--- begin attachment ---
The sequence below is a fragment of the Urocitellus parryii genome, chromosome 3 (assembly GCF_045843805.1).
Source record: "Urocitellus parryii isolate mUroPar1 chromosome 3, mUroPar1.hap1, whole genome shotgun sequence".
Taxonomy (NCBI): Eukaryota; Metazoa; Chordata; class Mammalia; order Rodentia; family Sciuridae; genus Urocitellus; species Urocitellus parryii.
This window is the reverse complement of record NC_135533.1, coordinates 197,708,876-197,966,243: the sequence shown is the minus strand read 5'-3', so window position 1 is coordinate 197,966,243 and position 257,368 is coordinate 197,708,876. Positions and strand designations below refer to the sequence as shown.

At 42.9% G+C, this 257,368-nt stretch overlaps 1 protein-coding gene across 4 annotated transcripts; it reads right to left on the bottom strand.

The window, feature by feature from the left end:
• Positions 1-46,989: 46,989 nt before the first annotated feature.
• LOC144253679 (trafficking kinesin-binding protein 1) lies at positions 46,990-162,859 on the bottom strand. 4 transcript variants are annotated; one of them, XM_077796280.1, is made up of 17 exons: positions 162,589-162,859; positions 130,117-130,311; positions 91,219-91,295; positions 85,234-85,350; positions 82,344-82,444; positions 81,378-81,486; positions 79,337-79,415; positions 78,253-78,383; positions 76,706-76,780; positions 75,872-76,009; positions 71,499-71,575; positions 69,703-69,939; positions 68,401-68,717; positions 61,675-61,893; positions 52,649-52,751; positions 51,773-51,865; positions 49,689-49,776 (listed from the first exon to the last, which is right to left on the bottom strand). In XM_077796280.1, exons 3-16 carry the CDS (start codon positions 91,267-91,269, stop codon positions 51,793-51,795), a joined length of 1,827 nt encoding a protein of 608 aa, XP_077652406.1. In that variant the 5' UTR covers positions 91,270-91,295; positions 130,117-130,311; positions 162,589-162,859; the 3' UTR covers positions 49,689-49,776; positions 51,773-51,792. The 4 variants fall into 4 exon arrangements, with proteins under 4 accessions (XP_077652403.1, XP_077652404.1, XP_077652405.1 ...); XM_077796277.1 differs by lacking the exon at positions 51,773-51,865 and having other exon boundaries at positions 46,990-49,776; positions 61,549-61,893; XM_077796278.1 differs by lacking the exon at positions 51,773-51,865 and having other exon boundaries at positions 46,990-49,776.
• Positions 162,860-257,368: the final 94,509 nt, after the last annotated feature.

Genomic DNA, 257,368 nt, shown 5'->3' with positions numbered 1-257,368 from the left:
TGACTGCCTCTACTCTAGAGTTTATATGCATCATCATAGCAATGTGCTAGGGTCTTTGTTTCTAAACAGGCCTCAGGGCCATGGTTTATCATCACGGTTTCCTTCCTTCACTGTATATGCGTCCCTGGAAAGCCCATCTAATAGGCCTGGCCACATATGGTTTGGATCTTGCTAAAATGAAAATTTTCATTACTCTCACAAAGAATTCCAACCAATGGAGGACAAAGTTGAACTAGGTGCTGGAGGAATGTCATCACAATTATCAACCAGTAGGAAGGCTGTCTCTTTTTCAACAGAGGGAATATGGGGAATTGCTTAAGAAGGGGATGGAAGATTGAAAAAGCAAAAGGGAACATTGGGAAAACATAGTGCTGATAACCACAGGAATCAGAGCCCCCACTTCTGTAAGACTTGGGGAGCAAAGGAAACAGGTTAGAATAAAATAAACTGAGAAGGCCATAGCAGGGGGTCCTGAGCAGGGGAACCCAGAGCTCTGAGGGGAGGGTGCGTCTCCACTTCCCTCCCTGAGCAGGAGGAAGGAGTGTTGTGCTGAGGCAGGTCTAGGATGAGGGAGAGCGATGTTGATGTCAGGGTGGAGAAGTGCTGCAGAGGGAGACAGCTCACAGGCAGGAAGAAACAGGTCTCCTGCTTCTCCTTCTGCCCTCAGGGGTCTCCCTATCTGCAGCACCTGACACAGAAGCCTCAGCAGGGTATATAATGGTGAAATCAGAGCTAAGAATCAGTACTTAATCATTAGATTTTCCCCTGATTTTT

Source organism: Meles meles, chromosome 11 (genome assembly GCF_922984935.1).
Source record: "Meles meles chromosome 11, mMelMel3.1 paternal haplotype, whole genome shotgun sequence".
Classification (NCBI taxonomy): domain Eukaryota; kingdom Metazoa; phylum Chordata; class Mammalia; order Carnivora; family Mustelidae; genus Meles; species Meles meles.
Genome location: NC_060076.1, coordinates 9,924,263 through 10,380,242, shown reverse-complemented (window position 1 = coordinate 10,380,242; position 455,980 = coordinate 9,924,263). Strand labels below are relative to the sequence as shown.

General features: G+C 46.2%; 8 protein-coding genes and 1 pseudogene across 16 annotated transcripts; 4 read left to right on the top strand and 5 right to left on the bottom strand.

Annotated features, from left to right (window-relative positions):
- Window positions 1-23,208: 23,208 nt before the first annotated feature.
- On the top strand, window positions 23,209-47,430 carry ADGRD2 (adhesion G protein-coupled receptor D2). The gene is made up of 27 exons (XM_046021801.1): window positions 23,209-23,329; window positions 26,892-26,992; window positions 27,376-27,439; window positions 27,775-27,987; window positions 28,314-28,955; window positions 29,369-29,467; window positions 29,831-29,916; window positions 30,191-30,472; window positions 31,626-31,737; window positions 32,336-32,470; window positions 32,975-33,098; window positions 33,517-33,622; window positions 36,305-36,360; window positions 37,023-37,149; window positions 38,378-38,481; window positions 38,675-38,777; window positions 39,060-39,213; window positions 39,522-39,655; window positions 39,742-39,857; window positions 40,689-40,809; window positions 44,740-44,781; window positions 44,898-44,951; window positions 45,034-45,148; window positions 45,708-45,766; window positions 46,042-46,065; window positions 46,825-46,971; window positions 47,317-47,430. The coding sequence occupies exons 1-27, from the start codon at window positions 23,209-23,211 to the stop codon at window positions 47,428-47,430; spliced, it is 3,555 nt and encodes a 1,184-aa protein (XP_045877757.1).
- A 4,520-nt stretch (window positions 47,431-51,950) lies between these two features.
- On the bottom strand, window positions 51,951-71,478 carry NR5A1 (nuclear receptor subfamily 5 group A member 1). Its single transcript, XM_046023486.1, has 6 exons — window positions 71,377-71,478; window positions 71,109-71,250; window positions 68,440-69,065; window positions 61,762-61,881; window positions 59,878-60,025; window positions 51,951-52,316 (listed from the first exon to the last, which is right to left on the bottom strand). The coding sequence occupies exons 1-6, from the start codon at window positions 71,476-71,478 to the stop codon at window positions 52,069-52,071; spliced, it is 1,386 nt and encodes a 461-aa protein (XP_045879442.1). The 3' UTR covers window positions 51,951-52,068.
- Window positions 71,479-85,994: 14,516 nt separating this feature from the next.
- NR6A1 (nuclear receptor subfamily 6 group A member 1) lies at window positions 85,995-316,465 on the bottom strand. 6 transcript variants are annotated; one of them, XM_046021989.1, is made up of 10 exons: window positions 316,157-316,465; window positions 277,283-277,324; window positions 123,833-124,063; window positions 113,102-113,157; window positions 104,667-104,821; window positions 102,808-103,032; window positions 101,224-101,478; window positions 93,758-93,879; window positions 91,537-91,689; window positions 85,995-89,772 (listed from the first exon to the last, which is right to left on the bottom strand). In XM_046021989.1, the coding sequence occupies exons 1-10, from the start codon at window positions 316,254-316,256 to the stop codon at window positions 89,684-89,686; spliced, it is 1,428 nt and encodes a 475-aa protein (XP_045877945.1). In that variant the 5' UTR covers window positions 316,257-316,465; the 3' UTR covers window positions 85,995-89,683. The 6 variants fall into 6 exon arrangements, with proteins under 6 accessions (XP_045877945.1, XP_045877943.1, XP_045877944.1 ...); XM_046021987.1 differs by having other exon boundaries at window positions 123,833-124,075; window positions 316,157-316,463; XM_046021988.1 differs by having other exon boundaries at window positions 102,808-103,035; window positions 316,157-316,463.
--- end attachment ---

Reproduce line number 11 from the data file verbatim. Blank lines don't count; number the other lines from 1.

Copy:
TGACTGCCTCTACTCTAGAGTTTATATGCATCATCATAGCAATGTGCTAGGGTCTTTGTTTCTAAACAGGCCTCAGGGCCATGGTTTATCATCACGGTTTCCTTCCTTCACTGTATATGCGTCCCTGGAAAGCCCATCTAATAGGCCTGGCCACATATGGTTTGGATCTTGCTAAAATGAAAATTTTCATTACTCTCACAAAGAATTCCAACCAATGGAGGACAAAGTTGAACTAGGTGCTGGAGGAATGTCATCACAATTATCAACCAGTAGGAAGGCTGTCTCTTTTTCAACAGAGGGAATATGGGGAATTGCTTAAGAAGGGGATGGAAGATTGAAAAAGCAAAAGGGAACATTGGGAAAACATAGTGCTGATAACCACAGGAATCAGAGCCCCCACTTCTGTAAGACTTGGGGAGCAAAGGAAACAGGTTAGAATAAAATAAACTGAGAAGGCCATAGCAGGGGGTCCTGAGCAGGGGAACCCAGAGCTCTGAGGGGAGGGTGCGTCTCCACTTCCCTCCCTGAGCAGGAGGAAGGAGTGTTGTGCTGAGGCAGGTCTAGGATGAGGGAGAGCGATGTTGATGTCAGGGTGGAGAAGTGCTGCAGAGGGAGACAGCTCACAGGCAGGAAGAAACAGGTCTCCTGCTTCTCCTTCTGCCCTCAGGGGTCTCCCTATCTGCAGCACCTGACACAGAAGCCTCAGCAGGGTATATAATGGTGAAATCAGAGCTAAGAATCAGTACTTAATCATTAGATTTTCCCCTGATTTTT